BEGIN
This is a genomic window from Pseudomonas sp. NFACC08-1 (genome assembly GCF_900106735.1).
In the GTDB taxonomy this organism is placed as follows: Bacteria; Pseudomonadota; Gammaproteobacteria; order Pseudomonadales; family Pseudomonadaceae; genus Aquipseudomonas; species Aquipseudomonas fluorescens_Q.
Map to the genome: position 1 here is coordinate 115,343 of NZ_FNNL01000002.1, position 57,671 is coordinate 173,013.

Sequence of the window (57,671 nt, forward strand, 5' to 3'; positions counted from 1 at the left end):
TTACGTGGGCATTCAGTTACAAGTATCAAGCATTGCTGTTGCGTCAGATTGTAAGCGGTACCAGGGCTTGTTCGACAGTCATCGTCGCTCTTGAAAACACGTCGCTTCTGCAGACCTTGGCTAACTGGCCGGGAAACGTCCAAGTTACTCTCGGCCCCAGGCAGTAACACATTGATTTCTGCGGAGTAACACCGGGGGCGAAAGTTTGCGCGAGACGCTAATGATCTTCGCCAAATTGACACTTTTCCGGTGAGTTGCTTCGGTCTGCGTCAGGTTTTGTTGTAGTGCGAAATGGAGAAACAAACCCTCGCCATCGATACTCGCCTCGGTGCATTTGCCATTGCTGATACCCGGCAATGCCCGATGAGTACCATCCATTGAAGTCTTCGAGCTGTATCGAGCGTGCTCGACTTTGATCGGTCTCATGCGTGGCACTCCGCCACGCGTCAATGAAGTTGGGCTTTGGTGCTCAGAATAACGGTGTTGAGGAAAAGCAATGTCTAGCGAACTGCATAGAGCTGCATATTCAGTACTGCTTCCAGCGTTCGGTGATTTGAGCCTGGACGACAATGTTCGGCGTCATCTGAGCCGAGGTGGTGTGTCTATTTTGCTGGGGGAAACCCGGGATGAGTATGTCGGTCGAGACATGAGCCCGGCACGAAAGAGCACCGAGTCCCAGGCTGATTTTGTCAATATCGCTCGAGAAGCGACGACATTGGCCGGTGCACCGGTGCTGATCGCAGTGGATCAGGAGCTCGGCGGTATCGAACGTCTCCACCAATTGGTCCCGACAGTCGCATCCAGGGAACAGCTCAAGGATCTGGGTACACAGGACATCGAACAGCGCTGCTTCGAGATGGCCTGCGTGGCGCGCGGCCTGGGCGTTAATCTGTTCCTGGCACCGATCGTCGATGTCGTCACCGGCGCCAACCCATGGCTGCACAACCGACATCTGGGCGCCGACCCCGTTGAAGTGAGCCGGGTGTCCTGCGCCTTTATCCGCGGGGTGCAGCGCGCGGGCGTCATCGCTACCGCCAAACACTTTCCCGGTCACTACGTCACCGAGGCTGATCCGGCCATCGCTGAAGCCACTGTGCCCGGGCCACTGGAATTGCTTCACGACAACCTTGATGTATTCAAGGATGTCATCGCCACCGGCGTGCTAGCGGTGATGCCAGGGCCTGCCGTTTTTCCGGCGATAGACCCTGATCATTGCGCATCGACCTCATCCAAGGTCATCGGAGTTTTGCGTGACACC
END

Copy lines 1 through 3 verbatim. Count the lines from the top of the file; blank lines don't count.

This is a genomic window from Pseudomonas sp. NFACC08-1 (genome assembly GCF_900106735.1).
In the GTDB taxonomy this organism is placed as follows: Bacteria; Pseudomonadota; Gammaproteobacteria; order Pseudomonadales; family Pseudomonadaceae; genus Aquipseudomonas; species Aquipseudomonas fluorescens_Q.
Map to the genome: position 1 here is coordinate 115,343 of NZ_FNNL01000002.1, position 57,671 is coordinate 173,013.